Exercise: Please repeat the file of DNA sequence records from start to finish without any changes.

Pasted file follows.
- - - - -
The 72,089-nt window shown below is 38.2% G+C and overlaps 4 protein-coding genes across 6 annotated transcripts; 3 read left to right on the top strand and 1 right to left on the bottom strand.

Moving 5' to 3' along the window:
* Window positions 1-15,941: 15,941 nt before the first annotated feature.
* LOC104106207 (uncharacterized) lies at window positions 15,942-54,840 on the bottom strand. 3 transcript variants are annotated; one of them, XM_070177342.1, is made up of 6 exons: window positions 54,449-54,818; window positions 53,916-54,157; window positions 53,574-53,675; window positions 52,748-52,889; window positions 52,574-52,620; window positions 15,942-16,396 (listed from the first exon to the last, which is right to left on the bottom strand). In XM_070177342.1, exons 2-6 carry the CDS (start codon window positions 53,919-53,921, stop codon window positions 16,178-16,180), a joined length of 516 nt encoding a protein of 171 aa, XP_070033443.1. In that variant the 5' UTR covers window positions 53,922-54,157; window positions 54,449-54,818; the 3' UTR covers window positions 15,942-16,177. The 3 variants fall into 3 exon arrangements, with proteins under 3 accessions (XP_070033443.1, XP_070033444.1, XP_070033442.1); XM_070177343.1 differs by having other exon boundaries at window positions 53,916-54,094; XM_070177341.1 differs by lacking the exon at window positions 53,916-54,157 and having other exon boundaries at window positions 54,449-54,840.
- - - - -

The 72,089-nt window shown below is 38.2% G+C and overlaps 4 protein-coding genes across 6 annotated transcripts; 3 read left to right on the top strand and 1 right to left on the bottom strand.

Moving 5' to 3' along the window:
* Window positions 1-15,941: 15,941 nt before the first annotated feature.
* LOC104106207 (uncharacterized) lies at window positions 15,942-54,840 on the bottom strand. 3 transcript variants are annotated; one of them, XM_070177342.1, is made up of 6 exons: window positions 54,449-54,818; window positions 53,916-54,157; window positions 53,574-53,675; window positions 52,748-52,889; window positions 52,574-52,620; window positions 15,942-16,396 (listed from the first exon to the last, which is right to left on the bottom strand). In XM_070177342.1, exons 2-6 carry the CDS (start codon window positions 53,919-53,921, stop codon window positions 16,178-16,180), a joined length of 516 nt encoding a protein of 171 aa, XP_070033443.1. In that variant the 5' UTR covers window positions 53,922-54,157; window positions 54,449-54,818; the 3' UTR covers window positions 15,942-16,177. The 3 variants fall into 3 exon arrangements, with proteins under 3 accessions (XP_070033443.1, XP_070033444.1, XP_070033442.1); XM_070177343.1 differs by having other exon boundaries at window positions 53,916-54,094; XM_070177341.1 differs by lacking the exon at window positions 53,916-54,157 and having other exon boundaries at window positions 54,449-54,840.